Cardinal Burke has apparently been diagnosed with coronavirus. I urge my readers to pray for his well-being. I don’t know anything more about his circumstances, so I’m not going to say any more than that.
An old custom that’s seeing some revival of late is St. Michael’s Lent. I quite like this practice. The period between Assumption (this coming Sunday) and the Feast of St. Michael (September 29th) is a little over forty days, and apparently St. Francis regularly observed this as a third penitential period, alongside Advent and Lent; this period also encompasses another and more standard tradition, that of the autumnal ember week, which falls after Exaltation of the Cross. Falling two to three months after the conclusion of Eastertide, St. Michael’s Lent is well-placed to serve as a period of rededication to prayer, balancing the rhythm of the liturgical year.
Timothy Troutner, whose work I generally enjoy, has written an excellent piece on the imprecatory psalms over at Church Life Journal. This paragraph was especially striking:
Far from trusting that “the truth will set you free,” bishops act as if the Spirit did not sustain the Church, but had abandoned it to clerical managers, who must constantly preserve it from shipwreck by means of soft-pedaled glosses and crafty cover-ups. We cannot afford to abandon ourselves to the astringent powers of the truth or the providence and protection of God, they seem to conclude; he needs us and our vulgar machinations to avoid “scandal” (a concept they grossly misapply). And when our cynical efforts at concealment inevitably fail, we cannot rely on the powerful language of scripture and the liturgy for our response; we need deftly worded sound bites, decked out in the latest of PR best practices. It is often difficult to infer from episcopal pronouncements that these are men who believe in God.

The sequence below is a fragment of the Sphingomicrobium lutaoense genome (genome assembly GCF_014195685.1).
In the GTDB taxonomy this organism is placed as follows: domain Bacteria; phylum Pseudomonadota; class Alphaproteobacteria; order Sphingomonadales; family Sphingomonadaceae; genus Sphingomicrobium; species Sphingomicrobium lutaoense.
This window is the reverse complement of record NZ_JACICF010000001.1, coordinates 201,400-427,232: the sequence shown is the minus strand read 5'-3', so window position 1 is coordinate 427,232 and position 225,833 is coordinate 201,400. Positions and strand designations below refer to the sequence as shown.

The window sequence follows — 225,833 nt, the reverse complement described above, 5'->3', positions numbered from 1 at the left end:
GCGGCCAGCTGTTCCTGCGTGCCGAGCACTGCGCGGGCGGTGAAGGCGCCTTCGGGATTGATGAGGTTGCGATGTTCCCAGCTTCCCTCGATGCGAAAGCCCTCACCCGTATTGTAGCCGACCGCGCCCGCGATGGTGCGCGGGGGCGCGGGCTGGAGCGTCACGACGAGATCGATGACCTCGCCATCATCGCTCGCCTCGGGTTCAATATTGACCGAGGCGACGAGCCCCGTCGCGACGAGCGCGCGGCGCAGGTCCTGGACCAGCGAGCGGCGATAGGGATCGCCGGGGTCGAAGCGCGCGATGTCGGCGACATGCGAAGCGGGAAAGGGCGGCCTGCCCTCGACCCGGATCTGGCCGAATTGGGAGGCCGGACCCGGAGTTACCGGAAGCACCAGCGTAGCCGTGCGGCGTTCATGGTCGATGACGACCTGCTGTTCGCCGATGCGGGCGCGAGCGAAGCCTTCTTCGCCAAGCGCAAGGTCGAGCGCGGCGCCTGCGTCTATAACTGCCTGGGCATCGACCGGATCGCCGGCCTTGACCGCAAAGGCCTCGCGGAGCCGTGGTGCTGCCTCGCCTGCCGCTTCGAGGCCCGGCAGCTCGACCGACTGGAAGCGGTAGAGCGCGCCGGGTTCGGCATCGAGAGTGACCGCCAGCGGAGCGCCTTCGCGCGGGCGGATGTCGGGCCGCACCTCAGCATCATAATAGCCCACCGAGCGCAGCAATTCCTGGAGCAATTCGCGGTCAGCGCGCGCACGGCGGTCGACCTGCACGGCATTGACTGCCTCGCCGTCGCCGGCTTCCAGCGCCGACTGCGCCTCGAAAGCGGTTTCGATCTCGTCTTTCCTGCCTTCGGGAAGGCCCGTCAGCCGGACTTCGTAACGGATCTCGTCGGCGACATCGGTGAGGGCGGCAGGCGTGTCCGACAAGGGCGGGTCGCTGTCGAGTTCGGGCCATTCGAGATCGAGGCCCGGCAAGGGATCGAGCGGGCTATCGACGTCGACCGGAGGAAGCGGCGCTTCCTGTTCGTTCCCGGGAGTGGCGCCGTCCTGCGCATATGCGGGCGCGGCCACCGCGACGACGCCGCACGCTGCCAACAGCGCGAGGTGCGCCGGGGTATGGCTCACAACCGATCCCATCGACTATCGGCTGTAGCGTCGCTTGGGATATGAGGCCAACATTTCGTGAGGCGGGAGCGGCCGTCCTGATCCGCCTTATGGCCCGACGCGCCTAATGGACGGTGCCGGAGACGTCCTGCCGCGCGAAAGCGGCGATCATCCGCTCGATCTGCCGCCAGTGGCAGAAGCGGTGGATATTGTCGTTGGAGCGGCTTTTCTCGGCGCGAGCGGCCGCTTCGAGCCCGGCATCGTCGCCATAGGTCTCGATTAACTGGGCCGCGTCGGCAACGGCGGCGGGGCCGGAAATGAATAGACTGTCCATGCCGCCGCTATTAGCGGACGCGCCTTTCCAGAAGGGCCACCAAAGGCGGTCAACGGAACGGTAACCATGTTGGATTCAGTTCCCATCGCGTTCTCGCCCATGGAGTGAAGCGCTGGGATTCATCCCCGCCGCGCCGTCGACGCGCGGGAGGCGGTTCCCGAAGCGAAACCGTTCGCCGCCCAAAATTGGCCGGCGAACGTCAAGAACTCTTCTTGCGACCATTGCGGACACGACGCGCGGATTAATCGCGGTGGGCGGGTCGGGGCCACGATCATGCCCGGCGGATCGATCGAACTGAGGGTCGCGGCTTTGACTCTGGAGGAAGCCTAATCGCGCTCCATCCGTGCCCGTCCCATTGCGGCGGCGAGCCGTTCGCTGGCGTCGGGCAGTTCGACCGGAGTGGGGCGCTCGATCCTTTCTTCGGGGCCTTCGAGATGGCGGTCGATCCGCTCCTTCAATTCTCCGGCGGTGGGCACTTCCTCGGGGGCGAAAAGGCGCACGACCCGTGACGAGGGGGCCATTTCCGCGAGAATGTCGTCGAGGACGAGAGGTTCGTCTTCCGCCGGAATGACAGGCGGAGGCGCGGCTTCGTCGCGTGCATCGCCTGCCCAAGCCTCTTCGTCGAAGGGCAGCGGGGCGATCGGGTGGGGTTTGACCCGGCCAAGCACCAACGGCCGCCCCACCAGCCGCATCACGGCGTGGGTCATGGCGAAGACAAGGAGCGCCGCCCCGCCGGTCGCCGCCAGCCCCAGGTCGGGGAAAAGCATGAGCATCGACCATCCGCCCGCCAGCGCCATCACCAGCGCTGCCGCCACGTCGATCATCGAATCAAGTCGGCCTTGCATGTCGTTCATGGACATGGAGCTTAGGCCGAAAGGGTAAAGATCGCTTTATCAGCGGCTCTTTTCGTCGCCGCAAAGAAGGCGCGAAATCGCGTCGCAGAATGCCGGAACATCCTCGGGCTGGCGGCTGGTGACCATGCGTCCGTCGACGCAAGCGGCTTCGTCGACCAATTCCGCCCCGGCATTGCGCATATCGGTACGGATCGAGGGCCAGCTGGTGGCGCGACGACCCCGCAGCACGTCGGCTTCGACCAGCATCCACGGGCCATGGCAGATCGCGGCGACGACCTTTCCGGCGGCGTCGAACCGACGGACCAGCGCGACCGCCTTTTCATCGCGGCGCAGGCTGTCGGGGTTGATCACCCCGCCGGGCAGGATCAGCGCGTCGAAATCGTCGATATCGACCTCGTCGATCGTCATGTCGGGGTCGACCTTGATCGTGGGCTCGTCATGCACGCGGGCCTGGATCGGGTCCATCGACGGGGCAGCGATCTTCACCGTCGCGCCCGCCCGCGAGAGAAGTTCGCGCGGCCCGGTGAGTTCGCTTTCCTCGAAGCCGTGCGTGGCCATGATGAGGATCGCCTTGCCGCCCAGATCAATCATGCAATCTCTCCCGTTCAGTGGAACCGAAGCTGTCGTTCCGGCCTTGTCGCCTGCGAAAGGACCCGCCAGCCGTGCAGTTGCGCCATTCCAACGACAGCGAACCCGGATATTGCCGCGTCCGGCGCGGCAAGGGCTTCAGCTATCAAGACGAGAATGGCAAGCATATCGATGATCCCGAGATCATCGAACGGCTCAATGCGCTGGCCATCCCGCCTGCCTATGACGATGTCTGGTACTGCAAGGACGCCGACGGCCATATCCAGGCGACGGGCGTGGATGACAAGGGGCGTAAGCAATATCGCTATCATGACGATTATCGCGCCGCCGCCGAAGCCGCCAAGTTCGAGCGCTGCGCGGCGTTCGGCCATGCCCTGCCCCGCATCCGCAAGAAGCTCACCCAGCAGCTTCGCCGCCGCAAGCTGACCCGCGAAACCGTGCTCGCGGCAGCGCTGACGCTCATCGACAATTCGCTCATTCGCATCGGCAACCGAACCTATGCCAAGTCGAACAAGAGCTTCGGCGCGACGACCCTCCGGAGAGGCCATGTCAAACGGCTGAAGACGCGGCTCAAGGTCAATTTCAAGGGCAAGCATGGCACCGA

I couldn’t agree more, and I strongly recommend his piece, which explores theological as well as liturgical reasons to restore the imprecatory psalms.
I was thinking about the expression “mince words,” and somehow, that inspired me to write an apology recipe.
– 1 face
– tears (optional)
– words (to taste)
Heat face over shame until red. Mince words and sprinkle onto reddened face; add tears as desired. Serve after an awkward interval.
Something the Troutner piece I mentioned touches on is the Church’s failure to grasp the special gravity of abuse. I’ve been thinking about this for a while, especially in light of the highly polarizing exposé from The Pillar last month. It is—I’m a little surprised I’m saying this—unfair to the hierarchy to blame them alone for this. They have a special responsibility, yes; but the conflation of illicit sex in general with sexual abuse is prevalent among lay Catholics too. This is a culture-wide problem, and it’s hurting people. I haven’t gathered my thoughts enough yet, but I’m planning to analyze this in more depth soon.